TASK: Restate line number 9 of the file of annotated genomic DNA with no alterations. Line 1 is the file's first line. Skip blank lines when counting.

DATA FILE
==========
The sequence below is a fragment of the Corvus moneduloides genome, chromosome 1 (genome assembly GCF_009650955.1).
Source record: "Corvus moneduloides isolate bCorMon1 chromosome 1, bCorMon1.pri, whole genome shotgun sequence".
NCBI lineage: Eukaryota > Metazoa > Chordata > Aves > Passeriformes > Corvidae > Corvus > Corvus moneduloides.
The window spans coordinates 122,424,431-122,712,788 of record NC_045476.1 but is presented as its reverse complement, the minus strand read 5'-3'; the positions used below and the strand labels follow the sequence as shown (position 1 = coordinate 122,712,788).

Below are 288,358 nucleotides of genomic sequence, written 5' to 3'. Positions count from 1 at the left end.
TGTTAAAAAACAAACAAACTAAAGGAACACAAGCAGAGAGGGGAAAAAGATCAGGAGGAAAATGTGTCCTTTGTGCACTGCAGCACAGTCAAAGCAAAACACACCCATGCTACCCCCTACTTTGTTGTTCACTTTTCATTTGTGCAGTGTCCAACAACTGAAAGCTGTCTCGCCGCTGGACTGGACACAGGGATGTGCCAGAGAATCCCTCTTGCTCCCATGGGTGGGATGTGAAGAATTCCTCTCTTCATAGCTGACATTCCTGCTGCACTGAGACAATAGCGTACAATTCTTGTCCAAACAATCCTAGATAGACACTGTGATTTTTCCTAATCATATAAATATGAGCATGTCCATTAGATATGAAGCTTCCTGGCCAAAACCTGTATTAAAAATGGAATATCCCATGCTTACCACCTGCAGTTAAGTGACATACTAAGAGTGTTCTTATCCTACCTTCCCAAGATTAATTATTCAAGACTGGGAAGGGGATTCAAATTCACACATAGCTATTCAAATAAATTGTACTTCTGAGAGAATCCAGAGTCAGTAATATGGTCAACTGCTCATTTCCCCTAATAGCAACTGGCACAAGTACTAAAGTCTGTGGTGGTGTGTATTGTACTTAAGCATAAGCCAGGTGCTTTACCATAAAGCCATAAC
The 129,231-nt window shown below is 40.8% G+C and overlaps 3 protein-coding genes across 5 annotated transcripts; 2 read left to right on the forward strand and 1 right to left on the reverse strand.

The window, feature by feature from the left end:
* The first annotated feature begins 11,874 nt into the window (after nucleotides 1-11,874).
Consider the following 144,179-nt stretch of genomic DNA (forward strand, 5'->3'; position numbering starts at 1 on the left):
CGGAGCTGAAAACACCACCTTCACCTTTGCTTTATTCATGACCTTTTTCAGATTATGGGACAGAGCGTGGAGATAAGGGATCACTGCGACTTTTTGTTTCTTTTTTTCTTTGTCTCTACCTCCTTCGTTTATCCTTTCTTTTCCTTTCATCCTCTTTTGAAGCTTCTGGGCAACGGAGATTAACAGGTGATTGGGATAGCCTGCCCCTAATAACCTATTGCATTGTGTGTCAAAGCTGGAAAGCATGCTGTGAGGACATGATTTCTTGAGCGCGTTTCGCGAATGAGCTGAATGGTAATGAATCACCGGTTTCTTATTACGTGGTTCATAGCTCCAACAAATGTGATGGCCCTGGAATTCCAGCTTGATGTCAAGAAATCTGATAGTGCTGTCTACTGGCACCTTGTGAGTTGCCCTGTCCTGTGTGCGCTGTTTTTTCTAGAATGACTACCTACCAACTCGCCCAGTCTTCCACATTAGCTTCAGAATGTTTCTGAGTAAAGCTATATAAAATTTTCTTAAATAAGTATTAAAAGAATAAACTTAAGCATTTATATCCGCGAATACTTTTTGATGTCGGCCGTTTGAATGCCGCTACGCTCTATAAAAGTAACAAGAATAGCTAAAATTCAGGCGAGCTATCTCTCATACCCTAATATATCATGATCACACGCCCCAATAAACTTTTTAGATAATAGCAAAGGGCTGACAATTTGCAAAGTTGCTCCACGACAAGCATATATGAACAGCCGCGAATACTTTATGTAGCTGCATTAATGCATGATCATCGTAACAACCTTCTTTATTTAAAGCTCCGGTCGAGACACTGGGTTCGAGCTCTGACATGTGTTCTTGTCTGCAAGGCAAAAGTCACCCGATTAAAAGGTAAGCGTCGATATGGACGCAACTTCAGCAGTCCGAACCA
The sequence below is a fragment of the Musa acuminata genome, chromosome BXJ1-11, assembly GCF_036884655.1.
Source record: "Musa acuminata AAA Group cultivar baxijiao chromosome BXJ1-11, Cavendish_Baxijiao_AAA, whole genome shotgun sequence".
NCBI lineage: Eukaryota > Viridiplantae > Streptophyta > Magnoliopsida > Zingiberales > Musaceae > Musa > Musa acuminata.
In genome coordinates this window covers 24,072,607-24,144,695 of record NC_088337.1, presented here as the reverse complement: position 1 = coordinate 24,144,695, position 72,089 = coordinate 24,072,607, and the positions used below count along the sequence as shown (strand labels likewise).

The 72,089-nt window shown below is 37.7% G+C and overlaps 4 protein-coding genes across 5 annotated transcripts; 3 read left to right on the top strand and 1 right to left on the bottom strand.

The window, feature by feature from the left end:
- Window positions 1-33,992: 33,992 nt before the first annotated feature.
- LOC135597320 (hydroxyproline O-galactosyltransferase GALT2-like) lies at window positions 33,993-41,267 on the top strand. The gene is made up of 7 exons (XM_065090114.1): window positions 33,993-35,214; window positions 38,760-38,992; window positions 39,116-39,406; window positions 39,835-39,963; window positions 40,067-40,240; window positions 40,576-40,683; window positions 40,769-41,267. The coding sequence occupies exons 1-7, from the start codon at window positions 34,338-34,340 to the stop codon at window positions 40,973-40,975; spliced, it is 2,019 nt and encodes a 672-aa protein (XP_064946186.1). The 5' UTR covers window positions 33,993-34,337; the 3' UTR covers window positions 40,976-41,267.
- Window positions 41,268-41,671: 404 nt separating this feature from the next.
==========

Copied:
* The first annotated feature begins 11,874 nt into the window (after nucleotides 1-11,874).